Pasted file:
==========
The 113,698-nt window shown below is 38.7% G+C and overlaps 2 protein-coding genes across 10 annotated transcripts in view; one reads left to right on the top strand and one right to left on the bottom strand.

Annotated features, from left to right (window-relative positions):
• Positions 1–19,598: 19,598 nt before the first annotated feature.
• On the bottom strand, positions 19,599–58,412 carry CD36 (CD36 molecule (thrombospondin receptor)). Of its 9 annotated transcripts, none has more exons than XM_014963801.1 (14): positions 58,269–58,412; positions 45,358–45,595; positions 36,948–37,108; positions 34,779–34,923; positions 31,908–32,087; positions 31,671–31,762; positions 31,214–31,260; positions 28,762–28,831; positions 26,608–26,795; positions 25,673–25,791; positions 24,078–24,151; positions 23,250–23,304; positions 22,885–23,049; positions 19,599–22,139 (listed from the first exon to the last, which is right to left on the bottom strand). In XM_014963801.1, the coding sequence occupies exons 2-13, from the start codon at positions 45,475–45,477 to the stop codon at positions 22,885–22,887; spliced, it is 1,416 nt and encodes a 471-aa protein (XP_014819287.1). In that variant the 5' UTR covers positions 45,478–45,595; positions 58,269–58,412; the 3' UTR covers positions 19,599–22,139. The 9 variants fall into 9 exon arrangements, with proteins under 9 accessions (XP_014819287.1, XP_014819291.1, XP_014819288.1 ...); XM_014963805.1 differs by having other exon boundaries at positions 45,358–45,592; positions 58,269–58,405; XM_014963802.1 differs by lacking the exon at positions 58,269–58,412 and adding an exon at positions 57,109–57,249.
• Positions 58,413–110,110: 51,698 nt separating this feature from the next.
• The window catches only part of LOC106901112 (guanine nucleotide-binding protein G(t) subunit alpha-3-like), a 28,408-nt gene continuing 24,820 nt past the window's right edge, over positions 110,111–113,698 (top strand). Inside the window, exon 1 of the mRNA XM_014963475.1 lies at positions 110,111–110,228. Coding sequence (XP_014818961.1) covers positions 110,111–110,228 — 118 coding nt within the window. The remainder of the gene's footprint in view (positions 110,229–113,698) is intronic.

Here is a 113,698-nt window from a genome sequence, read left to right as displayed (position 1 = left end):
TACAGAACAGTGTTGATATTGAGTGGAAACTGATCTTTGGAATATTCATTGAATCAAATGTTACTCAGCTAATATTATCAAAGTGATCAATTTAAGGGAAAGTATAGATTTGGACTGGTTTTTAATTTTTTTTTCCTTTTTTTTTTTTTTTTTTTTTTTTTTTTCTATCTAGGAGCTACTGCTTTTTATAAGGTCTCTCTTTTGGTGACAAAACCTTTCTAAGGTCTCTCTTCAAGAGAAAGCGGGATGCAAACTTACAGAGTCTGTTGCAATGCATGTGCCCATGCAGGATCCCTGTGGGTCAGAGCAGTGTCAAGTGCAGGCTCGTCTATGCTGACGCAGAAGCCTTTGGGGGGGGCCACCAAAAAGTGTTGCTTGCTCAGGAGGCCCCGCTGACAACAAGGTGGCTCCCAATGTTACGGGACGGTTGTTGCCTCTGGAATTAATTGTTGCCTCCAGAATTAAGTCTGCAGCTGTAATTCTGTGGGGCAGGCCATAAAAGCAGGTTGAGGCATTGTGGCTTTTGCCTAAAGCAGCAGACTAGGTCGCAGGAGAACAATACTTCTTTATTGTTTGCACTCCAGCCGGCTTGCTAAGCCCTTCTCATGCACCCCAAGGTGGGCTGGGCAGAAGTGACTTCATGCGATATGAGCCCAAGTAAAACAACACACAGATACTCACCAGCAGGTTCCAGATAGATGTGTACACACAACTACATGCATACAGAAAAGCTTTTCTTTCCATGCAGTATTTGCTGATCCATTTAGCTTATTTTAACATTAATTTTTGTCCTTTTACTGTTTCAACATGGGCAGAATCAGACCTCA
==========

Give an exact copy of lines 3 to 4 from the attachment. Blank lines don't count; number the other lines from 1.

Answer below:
• Positions 1–19,598: 19,598 nt before the first annotated feature.
• On the bottom strand, positions 19,599–58,412 carry CD36 (CD36 molecule (thrombospondin receptor)). Of its 9 annotated transcripts, none has more exons than XM_014963801.1 (14): positions 58,269–58,412; positions 45,358–45,595; positions 36,948–37,108; positions 34,779–34,923; positions 31,908–32,087; positions 31,671–31,762; positions 31,214–31,260; positions 28,762–28,831; positions 26,608–26,795; positions 25,673–25,791; positions 24,078–24,151; positions 23,250–23,304; positions 22,885–23,049; positions 19,599–22,139 (listed from the first exon to the last, which is right to left on the bottom strand). In XM_014963801.1, the coding sequence occupies exons 2-13, from the start codon at positions 45,475–45,477 to the stop codon at positions 22,885–22,887; spliced, it is 1,416 nt and encodes a 471-aa protein (XP_014819287.1). In that variant the 5' UTR covers positions 45,478–45,595; positions 58,269–58,412; the 3' UTR covers positions 19,599–22,139. The 9 variants fall into 9 exon arrangements, with proteins under 9 accessions (XP_014819287.1, XP_014819291.1, XP_014819288.1 ...); XM_014963805.1 differs by having other exon boundaries at positions 45,358–45,592; positions 58,269–58,405; XM_014963802.1 differs by lacking the exon at positions 58,269–58,412 and adding an exon at positions 57,109–57,249.